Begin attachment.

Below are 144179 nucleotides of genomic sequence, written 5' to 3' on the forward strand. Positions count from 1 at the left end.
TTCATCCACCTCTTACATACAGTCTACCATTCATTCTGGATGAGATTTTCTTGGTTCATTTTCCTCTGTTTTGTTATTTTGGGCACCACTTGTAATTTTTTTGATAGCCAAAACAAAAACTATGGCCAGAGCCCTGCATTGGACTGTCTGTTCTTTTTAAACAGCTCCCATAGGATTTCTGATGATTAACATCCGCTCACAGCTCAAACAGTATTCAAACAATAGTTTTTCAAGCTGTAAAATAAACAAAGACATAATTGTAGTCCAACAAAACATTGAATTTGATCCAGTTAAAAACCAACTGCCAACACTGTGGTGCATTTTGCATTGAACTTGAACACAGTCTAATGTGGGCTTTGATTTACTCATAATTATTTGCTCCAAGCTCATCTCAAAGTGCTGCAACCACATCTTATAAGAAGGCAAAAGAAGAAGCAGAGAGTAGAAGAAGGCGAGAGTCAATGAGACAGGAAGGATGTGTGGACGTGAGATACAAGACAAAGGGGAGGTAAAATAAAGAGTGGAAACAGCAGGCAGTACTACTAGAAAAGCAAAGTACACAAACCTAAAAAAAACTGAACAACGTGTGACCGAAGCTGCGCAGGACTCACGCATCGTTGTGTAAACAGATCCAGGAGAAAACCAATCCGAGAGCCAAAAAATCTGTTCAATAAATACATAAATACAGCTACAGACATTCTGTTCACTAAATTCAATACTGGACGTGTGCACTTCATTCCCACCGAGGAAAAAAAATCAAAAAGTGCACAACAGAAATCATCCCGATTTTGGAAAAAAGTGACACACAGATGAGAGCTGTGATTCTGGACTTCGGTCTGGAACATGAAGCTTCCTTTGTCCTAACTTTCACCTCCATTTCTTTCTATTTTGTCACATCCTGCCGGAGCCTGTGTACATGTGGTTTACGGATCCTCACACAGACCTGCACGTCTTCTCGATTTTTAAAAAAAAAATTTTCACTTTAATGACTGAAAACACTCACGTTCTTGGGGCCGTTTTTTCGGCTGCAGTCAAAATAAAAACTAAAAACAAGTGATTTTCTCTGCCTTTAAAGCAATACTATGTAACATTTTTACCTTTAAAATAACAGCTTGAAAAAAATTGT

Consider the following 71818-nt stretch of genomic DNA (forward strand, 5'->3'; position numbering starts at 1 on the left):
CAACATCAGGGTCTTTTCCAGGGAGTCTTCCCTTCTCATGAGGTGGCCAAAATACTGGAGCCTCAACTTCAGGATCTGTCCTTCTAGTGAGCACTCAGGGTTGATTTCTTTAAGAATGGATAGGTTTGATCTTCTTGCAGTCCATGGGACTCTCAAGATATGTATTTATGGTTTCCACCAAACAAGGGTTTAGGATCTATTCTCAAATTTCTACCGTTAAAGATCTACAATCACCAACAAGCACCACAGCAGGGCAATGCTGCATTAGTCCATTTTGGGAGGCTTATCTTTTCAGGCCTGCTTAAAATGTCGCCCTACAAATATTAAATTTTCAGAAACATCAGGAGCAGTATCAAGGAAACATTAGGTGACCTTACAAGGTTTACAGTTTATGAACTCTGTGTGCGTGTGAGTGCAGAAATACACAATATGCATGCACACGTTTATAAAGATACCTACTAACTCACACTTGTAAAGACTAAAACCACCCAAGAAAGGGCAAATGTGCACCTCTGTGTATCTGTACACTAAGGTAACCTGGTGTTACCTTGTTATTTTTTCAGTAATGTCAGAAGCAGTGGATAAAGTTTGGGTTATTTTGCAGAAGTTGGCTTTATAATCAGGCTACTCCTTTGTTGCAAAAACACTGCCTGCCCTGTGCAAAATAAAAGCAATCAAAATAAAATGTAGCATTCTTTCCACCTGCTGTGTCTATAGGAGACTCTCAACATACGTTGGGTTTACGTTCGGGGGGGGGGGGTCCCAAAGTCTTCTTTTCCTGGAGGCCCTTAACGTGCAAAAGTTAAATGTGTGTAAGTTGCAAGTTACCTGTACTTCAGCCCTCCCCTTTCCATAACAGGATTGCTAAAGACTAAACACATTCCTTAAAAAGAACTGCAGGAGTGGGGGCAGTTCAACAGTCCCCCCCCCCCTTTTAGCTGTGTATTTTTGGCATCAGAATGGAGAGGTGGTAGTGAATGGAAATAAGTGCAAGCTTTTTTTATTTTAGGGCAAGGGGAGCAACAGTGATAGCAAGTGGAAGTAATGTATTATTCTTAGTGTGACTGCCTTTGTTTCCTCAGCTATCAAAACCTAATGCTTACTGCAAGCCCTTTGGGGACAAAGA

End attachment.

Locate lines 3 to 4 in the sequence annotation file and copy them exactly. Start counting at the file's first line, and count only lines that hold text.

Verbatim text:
Consider the following 71818-nt stretch of genomic DNA (forward strand, 5'->3'; position numbering starts at 1 on the left):
CAACATCAGGGTCTTTTCCAGGGAGTCTTCCCTTCTCATGAGGTGGCCAAAATACTGGAGCCTCAACTTCAGGATCTGTCCTTCTAGTGAGCACTCAGGGTTGATTTCTTTAAGAATGGATAGGTTTGATCTTCTTGCAGTCCATGGGACTCTCAAGATATGTATTTATGGTTTCCACCAAACAAGGGTTTAGGATCTATTCTCAAATTTCTACCGTTAAAGATCTACAATCACCAACAAGCACCACAGCAGGGCAATGCTGCATTAGTCCATTTTGGGAGGCTTATCTTTTCAGGCCTGCTTAAAATGTCGCCCTACAAATATTAAATTTTCAGAAACATCAGGAGCAGTATCAAGGAAACATTAGGTGACCTTACAAGGTTTACAGTTTATGAACTCTGTGTGCGTGTGAGTGCAGAAATACACAATATGCATGCACACGTTTATAAAGATACCTACTAACTCACACTTGTAAAGACTAAAACCACCCAAGAAAGGGCAAATGTGCACCTCTGTGTATCTGTACACTAAGGTAACCTGGTGTTACCTTGTTATTTTTTCAGTAATGTCAGAAGCAGTGGATAAAGTTTGGGTTATTTTGCAGAAGTTGGCTTTATAATCAGGCTACTCCTTTGTTGCAAAAACACTGCCTGCCCTGTGCAAAATAAAAGCAATCAAAATAAAATGTAGCATTCTTTCCACCTGCTGTGTCTATAGGAGACTCTCAACATACGTTGGGTTTACGTTCGGGGGGGGGGGGTCCCAAAGTCTTCTTTTCCTGGAGGCCCTTAACGTGCAAAAGTTAAATGTGTGTAAGTTGCAAGTTACCTGTACTTCAGCCCTCCCCTTTCCATAACAGGATTGCTAAAGACTAAACACATTCCTTAAAAAGAACTGCAGGAGTGGGGGCAGTTCAACAGTCCCCCCCCCCCTTTTAGCTGTGTATTTTTGGCATCAGAATGGAGAGGTGGTAGTGAATGGAAATAAGTGCAAGCTTTTTTTATTTTAGGGCAAGGGGAGCAACAGTGATAGCAAGTGGAAGTAATGTATTATTCTTAGTGTGACTGCCTTTGTTTCCTCAGCTATCAAAACCTAATGCTTACTGCAAGCCCTTTGGGGACAAAGA